The new Clio is not due to grace the UK’s shores until October this year. But well ahead of this Renault car’s British debut, those who intend to be new Clio owners in the future will be buoyed by the car’s excellent early safety rating.
Director of Research at Thatcham Research (also a UK Euro NCAP centre), Matthew Avery, comments: ‘The Renault Clio is now one of the safest affordable cars on the market, achieving the highest Adult Occupant Protection Score seen in the supermini [city and small car] category since the VW Polo in 2017.’
We’ll be reporting on the UK launch of the Clio soon. Watch out for our first drive report appearing at the top of our collection of car reviews.
Check out our expert pick of the best small cars you can buy, right now.
Audi e-tron (2019-)
Audi’s first fully electric car has taken the shape of a full-sized, five-seat SUV. It claims a range of 241 miles between charging sockets and the ability to recharge up to 80% of its battery within 30 minutes.
Its standard safety systems, which impressed the Euro NCAP experts, include AEB, lane departure warning, plus Audi’s pre-collision preparation (which tightens the seatbelts and closes windows should it detect an imminent crash).
But some of the advanced safety systems are only available as part of an optional ‘Tour Pack’, such as traffic sign recognition and lane departure assist – and starting prices for the car are already in excess of £70,000.
We’ve driven the new e-tron. Find out if this electric car is worth buying by heading to our first drive Audi e-tron review.
VW T-Cross (2019-)
Sharing a lot of car DNA with the Polo hatchback, those who prefer a dinky SUV to a conventional hatchback will be well catered for by the car’s generous cabin and boot space.
And heartened by the car’s excellent safety credentials.
Read what we thought of the latest addition to Volkswagen’s SUV line-up. See our first drive VW T-Cross review.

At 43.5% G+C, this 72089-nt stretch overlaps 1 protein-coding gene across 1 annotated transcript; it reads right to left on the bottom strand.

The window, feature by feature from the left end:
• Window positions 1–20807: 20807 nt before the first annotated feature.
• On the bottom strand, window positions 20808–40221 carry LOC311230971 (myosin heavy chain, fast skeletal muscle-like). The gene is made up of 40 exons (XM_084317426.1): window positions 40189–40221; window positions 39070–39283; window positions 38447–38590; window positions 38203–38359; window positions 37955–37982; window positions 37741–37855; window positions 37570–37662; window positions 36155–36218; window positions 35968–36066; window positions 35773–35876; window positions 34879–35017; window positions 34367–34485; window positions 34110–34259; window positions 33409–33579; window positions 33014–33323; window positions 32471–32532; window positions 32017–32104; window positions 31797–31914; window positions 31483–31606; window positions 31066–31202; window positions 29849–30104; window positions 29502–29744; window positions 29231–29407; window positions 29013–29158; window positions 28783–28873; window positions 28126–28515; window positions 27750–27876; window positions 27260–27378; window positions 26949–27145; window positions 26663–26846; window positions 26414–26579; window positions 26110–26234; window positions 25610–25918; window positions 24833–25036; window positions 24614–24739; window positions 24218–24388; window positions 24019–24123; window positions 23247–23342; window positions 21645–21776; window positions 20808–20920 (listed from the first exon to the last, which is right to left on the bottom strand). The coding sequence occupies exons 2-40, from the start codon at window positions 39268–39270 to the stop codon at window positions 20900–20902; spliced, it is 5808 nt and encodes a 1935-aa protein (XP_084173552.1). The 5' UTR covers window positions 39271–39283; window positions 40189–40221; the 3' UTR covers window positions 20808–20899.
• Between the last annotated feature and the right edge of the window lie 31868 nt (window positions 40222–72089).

Toyota RAV4 (2019-)
The fifth generation RAV4 SUV has done away with conventional petrol and diesel drivetrains, and is available as hybrid only.
Just like the Corolla above, the new RAV4 benefits from the brand’s ‘safety sense’ collection of safety features. So, unsurprisingly, scores very similarly to its hatchback cousin.
The Corolla does just edge it by having marginally better occupant protection, but both cars are very safe.
The Toyota Rav4 isn’t the only mid-size SUV hybrid on the market, as it will have to do battle with the rival Honda CR-V hybrid.
Does this Toyota have what it takes to please potential punters? Check out our first drive Toyota Rav4 review.
Lexus UX (2019-)
Aimed more at what Lexus calls ‘urban explorers’, rather than those who will venture offroad, the brand’s first small SUV challenges the likes of the Scandi-chic Volvo XC40.
With its angular shape, sharp creases and big Lexus-family grill, the UX certainly stands out from its competitors.
The UX is another vehicle that did particularly well at protecting its occupants throughout the series of crash tests Euro NCAP put it through.
It also had no issue whatsoever detecting and reacting to cyclists, pedestrians and other cars.
We haven’t driven the UX yet, but you can find out more about Lexus cars – including how reliable the brand is. See should I buy a Lexus?